title: Simplifying the blob downloader
date: 2013-09-20

Simplifying the blob downloader - 2013-09-20 - Entry 4 - TOGoS's Project Log

So there's this blob downloader project I've had on my mind for
several years.  The idea is to take a list of SHA-1 or Bitprint URNs
and download them from wherever they can be found.  ContentCouch can
do this, but it takes forever because it only checks one repository at
a time and keeps using the last one that it had success downloading
from, even if that happens to be over a really slow link.  And I wrote
that program when I had been reading about Netkernel and it's full of
overly componentized and resourcified code that seemed a good idea at
the time but turns out to be completely unnecessary levels of
abstraction and makes the program pretty much impossible to extend or
debug.  So this project has been calling for a fresh start.

The new version needs to be able to take a stream of URNs on standard
input (or from a file) and distribute the requests evenly across
multiple servers as soon as possible, recover from 404s by trying
again on a different server, and, if the command-line flag is given
indicating that referenced blobs should be recursively downloaded,
scan completed downloads (or possibly even ones in progress) for URNs
to add back to the download queue.  Somehow it has to know when all
the queues are empty so the program can exit.

I did a lot of brainstorming on how the program would work.  I drew a
lot of diagrams of components with queues running between them and
explanations of what would be passed through.  I made an attempt to
write the thing in Node.js which mysteriously didn't work (I have no
idea how to structure or debug callback-laden Node code).  I made some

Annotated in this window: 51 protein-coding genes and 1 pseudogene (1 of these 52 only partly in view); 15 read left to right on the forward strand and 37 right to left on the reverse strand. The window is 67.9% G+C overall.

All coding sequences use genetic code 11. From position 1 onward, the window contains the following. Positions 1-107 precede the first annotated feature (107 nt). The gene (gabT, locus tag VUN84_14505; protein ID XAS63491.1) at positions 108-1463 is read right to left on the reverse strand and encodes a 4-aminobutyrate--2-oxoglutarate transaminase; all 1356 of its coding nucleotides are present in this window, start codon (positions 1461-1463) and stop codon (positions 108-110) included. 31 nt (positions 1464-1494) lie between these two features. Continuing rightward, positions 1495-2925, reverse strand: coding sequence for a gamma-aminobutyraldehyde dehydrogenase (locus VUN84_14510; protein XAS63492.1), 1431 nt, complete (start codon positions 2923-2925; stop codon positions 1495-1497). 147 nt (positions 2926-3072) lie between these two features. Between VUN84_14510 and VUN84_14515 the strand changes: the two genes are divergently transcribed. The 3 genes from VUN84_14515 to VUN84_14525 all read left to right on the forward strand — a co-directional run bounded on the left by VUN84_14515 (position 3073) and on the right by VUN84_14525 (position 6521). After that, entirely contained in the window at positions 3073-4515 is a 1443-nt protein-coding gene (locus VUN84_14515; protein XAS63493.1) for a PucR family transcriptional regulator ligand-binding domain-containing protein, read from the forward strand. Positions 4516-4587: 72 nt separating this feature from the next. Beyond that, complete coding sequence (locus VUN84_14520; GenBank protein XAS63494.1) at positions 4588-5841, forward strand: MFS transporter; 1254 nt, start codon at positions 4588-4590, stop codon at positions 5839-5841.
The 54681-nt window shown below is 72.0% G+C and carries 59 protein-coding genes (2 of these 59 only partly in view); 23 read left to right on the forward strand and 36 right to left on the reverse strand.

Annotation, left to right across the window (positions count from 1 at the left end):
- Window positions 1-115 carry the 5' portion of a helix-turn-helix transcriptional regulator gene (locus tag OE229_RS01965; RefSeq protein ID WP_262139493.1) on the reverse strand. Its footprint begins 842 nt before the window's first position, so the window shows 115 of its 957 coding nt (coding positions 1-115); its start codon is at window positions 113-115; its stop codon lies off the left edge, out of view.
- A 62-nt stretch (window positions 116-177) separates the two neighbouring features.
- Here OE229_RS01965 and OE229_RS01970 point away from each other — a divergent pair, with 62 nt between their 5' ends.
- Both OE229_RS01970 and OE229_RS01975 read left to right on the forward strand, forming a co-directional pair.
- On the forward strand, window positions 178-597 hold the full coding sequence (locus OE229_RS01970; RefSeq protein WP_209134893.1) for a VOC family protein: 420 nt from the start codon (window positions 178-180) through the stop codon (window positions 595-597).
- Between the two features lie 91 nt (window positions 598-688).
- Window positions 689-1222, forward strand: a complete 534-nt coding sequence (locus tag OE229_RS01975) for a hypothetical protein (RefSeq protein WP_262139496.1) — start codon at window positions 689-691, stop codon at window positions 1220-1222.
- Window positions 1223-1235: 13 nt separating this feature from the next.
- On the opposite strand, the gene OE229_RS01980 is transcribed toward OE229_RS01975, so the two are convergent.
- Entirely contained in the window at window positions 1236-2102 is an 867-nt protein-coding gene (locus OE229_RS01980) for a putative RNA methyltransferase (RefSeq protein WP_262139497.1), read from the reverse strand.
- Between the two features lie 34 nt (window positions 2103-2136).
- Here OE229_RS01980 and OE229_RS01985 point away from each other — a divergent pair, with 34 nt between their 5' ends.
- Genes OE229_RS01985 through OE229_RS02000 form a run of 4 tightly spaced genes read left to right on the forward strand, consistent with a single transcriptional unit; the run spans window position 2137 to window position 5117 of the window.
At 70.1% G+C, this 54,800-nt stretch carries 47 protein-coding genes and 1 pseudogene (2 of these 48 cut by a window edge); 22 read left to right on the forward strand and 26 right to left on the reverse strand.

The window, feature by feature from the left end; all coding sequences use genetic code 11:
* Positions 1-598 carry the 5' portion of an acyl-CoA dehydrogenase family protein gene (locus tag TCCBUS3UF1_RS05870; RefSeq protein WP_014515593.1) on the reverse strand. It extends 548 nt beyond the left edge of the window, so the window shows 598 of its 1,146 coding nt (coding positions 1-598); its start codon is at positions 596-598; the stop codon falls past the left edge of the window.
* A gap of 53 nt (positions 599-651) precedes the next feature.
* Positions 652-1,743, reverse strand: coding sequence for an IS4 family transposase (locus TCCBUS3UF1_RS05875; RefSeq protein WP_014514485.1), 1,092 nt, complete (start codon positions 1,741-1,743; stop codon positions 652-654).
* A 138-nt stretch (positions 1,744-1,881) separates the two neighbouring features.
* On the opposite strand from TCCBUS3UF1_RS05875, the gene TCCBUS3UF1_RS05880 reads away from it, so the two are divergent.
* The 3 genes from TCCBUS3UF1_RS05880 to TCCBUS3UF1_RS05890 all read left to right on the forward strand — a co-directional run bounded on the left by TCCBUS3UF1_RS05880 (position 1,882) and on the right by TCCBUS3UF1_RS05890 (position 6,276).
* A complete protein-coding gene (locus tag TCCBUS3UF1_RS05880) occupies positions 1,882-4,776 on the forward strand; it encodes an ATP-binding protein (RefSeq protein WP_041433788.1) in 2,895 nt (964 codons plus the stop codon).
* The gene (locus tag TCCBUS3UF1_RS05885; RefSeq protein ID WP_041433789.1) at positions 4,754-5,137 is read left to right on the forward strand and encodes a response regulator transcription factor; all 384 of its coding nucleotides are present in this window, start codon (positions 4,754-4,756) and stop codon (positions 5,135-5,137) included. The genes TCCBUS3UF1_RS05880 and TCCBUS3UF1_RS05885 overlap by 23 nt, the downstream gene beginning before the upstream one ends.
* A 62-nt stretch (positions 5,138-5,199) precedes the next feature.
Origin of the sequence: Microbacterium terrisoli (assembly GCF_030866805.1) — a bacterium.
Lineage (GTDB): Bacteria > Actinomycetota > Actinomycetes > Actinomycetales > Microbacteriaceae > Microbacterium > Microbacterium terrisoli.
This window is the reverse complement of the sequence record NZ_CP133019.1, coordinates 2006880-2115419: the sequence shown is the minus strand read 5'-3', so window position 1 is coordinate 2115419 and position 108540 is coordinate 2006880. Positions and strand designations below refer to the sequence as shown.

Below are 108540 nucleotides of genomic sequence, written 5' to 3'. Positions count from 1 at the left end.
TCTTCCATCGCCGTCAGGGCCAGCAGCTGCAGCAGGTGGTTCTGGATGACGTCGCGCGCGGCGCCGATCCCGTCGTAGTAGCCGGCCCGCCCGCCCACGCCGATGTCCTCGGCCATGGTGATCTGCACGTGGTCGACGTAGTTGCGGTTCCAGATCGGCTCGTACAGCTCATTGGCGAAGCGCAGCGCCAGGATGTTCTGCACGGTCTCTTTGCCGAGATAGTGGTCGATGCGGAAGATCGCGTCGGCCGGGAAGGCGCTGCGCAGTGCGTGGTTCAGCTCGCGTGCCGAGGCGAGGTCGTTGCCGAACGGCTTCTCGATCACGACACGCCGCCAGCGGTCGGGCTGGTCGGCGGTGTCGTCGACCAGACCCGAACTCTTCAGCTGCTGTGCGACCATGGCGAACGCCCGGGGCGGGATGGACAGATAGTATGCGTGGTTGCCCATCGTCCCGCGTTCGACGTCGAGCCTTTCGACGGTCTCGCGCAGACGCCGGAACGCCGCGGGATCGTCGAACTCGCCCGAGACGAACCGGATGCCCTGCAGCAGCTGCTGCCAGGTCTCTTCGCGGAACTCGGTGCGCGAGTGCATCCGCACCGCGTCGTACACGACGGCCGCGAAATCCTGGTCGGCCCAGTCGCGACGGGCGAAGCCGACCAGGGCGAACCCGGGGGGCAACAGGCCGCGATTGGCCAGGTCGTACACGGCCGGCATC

more diagrams and started writing Java classes that took queues as
constructor arguments and then ran into queueing problems (things
like: process A can block while pushing into queue Q, but process B
cannot) and got frustrated with how complicated things were getting
and gave up.

In these designs I always tried to either:
- Have a single thread handle all events (the Node approach), or
- Have a bunch of components that talk only via queues.

Then the other night I dreamt up what seemed like a simpler solution
while eating cereal.  Have a bunch of threads (equal to the maximum
number of connections you want to make) each take a URN to download
from a queue, attempt to download it until completed or all remote
repositories have been tried, add (non-blockingly) any referenced URNs
if recursion is enabled, then move on to the next URN from the queue.

I blew away my non-working component-based code and implemented a
downloader using the cereal model in about 4 hours.  A RepositorySet
object is in charge of locking and releasing connection slots (these
control access to remote repositories and are about 2 per), and the
download threads blockingly request slots to download from, passing in
a list of repositories that have already been determined to not
contain the blob (this request blocks only if all untried slots are in
use).  I wrote a custom queue-like class with 3 methods (put, add, and
take) that allows one to enqueue a URN blockingly (waits until the
internal list is under a certain size; this is used by the main
thread) or non-blockingly (adds it to the list unconditionally and
returns immediately; this is used by the download threads to recurse
because you don't want the download threads to deadlock) without
bothering to implement the Queue collection interface.  The whole
thing feels pretty self-contained and sits nicely in a single 441-line
Java source file.

I guess the lesson here is to not get so obsessed with cutsesy design
patterns ('everything should be controlled by an event loop',
'everything should be a component and talk via queues', 'anything that
acts like a queue should implement Queue') that you overlook simple,
effective solutions.